NEONATAL SOCIETY ABSTRACTS
Attention Deficit Hyperactivity Disorders (ADHD) in extremely preterm children: Is hyperactivity really a problem?
Presented at the Neonatal Society 2009 Autumn Meeting (programme).
Johnson S1,4, Wolke D2, Hollis C3, Kochhar P3, Marlow N1
1 Academic Neonatology, Institute for Women’s Health, University College London, London, UK
2 Warwick Medical School, University of Warwick, Coventry, UK
3 School of Community Health Sciences, University of Nottingham, Nottingham, UK
4 School of Clinical Sciences, University of Nottingham, Nottingham, UK
Background: Extremely preterm (EP) survivors are at high risk for behavioural and attention problems in middle childhood which have a significant impact on attainment and integration at school.
Aim: To assess the prevalence of ADHD symptoms and diagnoses in EP children at 11 years of age.
Methods: Prospective whole-population study of all births <26 weeks gestation in UK and Ireland, 1995 (EPICure Study). Of 307 survivors at 11 years, 219 (71%) were assessed with 153 classmates born at term. Parents and teachers completed the Du Paul ADHD Rating Scale-IV (ADHD-RS-IV) to assess frequency of ADHD symptoms and completed a diagnostic psychiatric evaluation (Development and Well Being Assessment; DAWBA) from which ADHD diagnoses were assigned using DSM-IV criteria for 182 (83%) EP children and 138 (90%) classmates.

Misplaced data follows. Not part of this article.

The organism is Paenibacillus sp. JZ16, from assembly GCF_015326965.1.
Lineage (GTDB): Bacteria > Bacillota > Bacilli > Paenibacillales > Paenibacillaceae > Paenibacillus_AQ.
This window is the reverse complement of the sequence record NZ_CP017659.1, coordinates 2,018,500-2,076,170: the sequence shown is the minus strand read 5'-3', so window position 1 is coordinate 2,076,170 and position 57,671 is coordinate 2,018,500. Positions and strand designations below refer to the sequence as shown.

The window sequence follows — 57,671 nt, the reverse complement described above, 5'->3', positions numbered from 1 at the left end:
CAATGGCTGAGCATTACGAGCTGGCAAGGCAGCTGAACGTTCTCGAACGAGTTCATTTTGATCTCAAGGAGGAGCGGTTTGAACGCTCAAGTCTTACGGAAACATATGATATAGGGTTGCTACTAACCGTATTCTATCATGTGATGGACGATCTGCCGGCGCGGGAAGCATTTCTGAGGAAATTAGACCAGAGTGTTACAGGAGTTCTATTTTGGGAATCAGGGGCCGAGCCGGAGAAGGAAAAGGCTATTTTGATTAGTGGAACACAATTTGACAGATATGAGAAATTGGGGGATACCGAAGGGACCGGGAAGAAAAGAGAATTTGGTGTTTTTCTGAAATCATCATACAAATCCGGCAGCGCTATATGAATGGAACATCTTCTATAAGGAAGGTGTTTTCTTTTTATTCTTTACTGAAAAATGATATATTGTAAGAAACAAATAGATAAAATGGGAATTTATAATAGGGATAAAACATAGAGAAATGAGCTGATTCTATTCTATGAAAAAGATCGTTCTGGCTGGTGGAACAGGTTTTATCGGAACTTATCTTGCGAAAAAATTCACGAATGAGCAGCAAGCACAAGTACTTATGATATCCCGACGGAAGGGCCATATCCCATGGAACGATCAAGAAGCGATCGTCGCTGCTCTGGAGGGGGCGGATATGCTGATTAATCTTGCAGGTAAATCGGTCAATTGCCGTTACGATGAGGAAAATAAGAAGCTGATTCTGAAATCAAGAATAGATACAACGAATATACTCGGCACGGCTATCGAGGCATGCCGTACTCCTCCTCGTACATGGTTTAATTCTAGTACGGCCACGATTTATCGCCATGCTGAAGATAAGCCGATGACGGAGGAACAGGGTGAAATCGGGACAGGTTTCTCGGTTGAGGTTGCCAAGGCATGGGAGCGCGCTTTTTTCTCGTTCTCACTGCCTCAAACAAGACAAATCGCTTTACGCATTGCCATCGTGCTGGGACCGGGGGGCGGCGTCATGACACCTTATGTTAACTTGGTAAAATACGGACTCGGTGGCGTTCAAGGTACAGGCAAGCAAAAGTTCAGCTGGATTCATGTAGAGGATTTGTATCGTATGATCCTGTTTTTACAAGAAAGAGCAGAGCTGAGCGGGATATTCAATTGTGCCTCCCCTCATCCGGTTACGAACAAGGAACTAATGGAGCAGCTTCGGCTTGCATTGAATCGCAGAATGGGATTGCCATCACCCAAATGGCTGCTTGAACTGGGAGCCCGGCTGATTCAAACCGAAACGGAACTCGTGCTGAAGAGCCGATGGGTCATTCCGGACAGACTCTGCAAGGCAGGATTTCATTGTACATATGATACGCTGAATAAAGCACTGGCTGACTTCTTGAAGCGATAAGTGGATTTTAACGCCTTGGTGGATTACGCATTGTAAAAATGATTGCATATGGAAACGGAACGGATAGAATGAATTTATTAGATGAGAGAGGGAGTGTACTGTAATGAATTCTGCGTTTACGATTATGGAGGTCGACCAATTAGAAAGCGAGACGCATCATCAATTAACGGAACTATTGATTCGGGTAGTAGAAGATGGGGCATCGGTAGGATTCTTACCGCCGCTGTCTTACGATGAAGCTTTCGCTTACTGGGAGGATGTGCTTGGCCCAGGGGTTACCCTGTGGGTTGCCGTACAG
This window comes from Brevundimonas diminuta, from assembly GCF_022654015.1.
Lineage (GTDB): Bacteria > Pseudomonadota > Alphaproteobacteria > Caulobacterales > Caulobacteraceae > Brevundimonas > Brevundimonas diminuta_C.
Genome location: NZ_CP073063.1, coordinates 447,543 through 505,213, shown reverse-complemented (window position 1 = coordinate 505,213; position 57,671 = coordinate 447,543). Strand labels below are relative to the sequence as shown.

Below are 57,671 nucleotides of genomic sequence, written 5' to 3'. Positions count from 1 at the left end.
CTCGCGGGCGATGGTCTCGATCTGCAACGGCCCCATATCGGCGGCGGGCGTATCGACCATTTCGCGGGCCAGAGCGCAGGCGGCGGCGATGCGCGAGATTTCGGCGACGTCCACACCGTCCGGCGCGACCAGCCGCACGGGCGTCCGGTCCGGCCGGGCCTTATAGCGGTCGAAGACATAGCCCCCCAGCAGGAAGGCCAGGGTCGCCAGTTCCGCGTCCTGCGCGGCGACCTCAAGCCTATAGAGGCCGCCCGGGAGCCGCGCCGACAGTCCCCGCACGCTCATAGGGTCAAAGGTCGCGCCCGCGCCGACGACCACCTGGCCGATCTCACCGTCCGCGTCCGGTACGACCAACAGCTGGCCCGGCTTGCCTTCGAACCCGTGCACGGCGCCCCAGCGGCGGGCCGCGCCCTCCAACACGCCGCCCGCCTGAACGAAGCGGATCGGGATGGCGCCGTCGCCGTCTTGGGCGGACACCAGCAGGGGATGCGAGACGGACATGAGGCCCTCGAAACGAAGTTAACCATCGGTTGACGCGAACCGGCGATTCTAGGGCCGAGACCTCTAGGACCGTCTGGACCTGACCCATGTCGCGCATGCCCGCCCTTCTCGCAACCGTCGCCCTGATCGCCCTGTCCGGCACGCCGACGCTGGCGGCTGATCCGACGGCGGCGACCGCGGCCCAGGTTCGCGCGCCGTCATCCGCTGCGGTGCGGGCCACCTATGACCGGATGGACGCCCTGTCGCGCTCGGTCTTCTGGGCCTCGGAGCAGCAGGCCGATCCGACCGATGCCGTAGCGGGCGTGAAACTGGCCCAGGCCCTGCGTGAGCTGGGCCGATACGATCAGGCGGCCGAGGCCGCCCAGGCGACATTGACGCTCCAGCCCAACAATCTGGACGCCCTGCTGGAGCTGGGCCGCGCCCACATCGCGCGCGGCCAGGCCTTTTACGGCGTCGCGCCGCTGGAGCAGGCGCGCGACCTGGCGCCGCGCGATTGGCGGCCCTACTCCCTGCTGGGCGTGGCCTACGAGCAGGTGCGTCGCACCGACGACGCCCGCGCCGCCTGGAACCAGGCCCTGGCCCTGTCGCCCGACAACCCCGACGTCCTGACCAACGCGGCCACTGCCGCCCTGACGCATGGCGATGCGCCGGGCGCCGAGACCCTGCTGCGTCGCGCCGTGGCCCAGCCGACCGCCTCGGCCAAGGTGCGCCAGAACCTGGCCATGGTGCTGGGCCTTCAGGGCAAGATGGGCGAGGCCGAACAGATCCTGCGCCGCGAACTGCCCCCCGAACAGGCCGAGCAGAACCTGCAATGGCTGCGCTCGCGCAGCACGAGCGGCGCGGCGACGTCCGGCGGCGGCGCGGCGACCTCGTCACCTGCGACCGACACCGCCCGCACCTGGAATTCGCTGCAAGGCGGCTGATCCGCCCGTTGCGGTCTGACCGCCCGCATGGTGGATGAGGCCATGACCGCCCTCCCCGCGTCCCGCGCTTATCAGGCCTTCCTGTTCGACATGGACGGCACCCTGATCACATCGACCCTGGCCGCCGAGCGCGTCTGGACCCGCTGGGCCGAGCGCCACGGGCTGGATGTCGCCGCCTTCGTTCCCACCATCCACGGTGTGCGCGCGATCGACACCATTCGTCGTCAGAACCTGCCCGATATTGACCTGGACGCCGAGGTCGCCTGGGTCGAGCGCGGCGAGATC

Results: Using z scores for ADHD-RS-IV scales, parents rated EP children with higher inattention (Standardised Mean Difference [SMD]: 1.2; 95%CI: 0.9, 1.5) and hyperactivity/impulsivity (SMD 0.7; 0.4, 0.9) than classmates, as did teachers (inattention: SMD 0.9; 0.7, 1.2 and hyperactivity/impulsivity: SMD 0.4; 0.1, 0.6). Ratings were significantly higher for inattention than hyperactivity. Overall, 21 (11.5%) EP children had ADHD diagnoses compared with 4 (2.9%) classmates (OR: 4.3; 1.4, 12.9). EP children were at significantly increased risk for ADHD-Inattentive subtype (OR: 10.5; 1.4 to 81.1) but not for ADHD-combined subtype (OR 2.1; 0.5, 7.9) compared with classmates.
Conclusion: EP children have a higher frequency of ADHD symptoms and diagnoses in middle childhood. In EP children the magnitude of risk is significantly greater for inattention than hyperactivity/impulsivity.
1. Botting, N., Powls, A., Cooke, R., & Marlow, N. (1997). Attention Deficit Hyperactivity Disorder and other psychiatric outcomes in very low birthweight children at 12 years. Journal of Child Psychology and Psychiatry, 38(8), 931-941.
2. Goodman, R., Ford, T., Richards, H., Gatward, R., & Meltzer, H. (2000). The Development and Well-Being Assessment: Description and initial validation of an integrated assessment of child and adolescent psychopathology. Journal of Child Psychology, Psychiatry and Allied Disciplines, 41(5), 645-655.